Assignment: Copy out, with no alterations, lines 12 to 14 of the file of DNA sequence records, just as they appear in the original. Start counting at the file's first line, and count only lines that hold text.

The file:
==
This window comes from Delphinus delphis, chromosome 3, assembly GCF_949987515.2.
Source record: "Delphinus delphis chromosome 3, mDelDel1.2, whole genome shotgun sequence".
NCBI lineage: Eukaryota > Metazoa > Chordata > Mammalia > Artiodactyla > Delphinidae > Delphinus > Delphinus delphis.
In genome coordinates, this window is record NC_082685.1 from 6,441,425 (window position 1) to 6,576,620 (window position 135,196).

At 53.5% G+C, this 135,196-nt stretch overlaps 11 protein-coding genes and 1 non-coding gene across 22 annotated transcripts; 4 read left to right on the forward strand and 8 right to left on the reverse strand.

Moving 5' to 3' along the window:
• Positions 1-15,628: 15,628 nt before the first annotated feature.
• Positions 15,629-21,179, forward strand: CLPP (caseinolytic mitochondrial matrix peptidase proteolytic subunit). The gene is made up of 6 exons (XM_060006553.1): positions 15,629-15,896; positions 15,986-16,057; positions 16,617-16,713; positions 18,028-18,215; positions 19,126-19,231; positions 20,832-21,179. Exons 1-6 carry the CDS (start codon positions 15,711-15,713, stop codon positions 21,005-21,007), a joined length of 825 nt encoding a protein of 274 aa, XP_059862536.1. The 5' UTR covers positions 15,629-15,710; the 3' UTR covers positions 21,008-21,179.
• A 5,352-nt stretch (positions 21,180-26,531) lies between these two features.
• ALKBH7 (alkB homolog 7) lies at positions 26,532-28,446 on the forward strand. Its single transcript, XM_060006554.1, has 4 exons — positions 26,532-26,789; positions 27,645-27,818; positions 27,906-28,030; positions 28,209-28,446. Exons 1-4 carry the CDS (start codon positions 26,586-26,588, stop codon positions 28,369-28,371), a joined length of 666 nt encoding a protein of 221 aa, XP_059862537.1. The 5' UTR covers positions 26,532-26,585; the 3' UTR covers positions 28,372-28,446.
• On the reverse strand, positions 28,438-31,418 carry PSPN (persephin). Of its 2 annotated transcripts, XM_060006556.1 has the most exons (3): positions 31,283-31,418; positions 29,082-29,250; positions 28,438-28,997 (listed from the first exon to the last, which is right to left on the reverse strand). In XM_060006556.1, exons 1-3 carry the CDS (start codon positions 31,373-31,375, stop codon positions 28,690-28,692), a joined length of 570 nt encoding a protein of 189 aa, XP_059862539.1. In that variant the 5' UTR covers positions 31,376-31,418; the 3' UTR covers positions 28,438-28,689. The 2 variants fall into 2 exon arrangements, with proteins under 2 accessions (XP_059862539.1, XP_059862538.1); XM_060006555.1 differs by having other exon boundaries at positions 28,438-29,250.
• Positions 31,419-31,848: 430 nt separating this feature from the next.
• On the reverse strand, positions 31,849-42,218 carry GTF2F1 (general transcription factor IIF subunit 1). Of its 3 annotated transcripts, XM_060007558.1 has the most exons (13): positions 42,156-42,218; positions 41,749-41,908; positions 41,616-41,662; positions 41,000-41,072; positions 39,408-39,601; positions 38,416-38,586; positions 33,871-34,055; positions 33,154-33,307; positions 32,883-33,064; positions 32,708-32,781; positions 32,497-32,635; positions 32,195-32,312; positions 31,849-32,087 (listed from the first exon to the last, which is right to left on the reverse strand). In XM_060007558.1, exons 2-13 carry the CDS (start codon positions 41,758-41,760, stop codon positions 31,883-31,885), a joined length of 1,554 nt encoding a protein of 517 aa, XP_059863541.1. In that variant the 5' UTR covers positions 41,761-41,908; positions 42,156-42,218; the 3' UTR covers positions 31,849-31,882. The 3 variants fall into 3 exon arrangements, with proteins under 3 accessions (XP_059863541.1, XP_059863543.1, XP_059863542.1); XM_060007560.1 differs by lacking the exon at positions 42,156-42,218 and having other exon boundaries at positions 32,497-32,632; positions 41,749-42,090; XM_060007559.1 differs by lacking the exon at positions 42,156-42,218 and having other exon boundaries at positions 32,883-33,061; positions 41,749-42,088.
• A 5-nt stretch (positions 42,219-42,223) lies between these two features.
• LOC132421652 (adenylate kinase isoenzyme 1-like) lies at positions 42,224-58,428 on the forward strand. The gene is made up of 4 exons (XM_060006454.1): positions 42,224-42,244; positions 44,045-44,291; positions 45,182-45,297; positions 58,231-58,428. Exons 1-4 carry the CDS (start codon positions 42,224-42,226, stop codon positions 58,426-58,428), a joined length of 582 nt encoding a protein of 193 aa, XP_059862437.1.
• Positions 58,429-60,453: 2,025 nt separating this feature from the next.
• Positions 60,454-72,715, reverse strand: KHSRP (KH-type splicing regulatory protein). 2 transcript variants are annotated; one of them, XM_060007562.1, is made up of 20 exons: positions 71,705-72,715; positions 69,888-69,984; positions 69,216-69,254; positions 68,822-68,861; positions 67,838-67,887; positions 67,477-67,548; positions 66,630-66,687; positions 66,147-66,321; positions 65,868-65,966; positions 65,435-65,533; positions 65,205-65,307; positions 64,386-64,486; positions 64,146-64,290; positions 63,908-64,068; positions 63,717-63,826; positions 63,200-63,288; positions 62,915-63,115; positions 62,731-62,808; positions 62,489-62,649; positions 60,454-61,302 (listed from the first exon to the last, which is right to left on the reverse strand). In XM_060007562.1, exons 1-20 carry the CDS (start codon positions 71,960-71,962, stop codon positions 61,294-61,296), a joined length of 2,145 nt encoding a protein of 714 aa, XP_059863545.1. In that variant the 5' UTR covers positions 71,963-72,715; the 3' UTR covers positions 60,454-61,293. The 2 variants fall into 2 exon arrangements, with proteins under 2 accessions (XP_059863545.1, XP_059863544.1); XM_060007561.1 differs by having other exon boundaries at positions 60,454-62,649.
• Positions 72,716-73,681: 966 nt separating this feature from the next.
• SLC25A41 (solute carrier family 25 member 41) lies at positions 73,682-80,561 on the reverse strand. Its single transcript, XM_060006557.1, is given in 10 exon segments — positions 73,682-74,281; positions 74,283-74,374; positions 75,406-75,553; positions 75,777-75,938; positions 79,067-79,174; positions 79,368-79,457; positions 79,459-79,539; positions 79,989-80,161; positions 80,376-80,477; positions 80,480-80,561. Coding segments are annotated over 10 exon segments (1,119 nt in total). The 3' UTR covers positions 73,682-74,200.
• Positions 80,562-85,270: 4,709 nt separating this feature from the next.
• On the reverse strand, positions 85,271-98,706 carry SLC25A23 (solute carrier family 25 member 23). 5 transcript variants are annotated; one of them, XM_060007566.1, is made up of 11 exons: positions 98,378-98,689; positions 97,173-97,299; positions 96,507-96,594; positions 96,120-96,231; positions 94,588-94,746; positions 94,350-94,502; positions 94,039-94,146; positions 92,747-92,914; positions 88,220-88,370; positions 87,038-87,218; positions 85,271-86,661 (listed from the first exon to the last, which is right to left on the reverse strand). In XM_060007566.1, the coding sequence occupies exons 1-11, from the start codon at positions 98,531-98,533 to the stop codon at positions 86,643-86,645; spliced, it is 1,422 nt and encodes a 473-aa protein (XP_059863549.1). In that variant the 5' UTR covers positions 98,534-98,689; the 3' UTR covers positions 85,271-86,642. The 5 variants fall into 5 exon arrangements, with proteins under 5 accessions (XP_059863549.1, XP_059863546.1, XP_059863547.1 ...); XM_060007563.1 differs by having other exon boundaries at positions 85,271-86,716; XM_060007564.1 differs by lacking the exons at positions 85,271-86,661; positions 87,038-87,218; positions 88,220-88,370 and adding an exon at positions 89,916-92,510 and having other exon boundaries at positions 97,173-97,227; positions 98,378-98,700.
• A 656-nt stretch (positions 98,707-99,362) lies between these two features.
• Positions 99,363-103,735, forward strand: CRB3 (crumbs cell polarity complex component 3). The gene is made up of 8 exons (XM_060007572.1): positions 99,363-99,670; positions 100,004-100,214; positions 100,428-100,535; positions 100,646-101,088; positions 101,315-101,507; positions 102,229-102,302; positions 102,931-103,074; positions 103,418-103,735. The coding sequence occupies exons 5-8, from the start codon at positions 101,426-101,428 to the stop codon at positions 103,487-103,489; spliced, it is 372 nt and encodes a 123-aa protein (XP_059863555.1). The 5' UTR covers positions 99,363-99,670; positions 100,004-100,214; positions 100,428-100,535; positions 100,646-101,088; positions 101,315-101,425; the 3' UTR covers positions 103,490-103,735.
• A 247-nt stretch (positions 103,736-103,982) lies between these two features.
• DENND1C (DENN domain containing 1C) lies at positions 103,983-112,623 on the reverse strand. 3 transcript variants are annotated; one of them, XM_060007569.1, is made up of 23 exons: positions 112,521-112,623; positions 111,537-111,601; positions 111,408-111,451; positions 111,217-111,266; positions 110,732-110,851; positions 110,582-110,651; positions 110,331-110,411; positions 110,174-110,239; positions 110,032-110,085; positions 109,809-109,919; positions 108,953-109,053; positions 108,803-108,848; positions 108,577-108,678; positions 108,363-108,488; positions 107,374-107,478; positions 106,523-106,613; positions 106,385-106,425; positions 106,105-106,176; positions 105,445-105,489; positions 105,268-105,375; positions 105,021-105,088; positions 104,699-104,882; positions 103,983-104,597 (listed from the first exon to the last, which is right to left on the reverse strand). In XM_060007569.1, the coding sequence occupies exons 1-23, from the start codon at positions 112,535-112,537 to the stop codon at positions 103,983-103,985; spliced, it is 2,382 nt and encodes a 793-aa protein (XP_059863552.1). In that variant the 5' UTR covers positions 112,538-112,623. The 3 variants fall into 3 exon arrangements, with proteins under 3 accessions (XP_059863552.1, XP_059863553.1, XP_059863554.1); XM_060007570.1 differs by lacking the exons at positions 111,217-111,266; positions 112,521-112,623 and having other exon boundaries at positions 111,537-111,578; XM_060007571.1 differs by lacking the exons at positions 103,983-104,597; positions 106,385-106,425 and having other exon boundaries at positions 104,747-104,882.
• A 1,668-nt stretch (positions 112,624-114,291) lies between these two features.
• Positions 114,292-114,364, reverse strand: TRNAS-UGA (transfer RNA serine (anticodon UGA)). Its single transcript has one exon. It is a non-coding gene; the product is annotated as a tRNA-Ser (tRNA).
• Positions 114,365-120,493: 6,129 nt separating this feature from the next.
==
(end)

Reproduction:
• Positions 31,419-31,848: 430 nt separating this feature from the next.
• On the reverse strand, positions 31,849-42,218 carry GTF2F1 (general transcription factor IIF subunit 1). Of its 3 annotated transcripts, XM_060007558.1 has the most exons (13): positions 42,156-42,218; positions 41,749-41,908; positions 41,616-41,662; positions 41,000-41,072; positions 39,408-39,601; positions 38,416-38,586; positions 33,871-34,055; positions 33,154-33,307; positions 32,883-33,064; positions 32,708-32,781; positions 32,497-32,635; positions 32,195-32,312; positions 31,849-32,087 (listed from the first exon to the last, which is right to left on the reverse strand). In XM_060007558.1, exons 2-13 carry the CDS (start codon positions 41,758-41,760, stop codon positions 31,883-31,885), a joined length of 1,554 nt encoding a protein of 517 aa, XP_059863541.1. In that variant the 5' UTR covers positions 41,761-41,908; positions 42,156-42,218; the 3' UTR covers positions 31,849-31,882. The 3 variants fall into 3 exon arrangements, with proteins under 3 accessions (XP_059863541.1, XP_059863543.1, XP_059863542.1); XM_060007560.1 differs by lacking the exon at positions 42,156-42,218 and having other exon boundaries at positions 32,497-32,632; positions 41,749-42,090; XM_060007559.1 differs by lacking the exon at positions 42,156-42,218 and having other exon boundaries at positions 32,883-33,061; positions 41,749-42,088.
• A 5-nt stretch (positions 42,219-42,223) lies between these two features.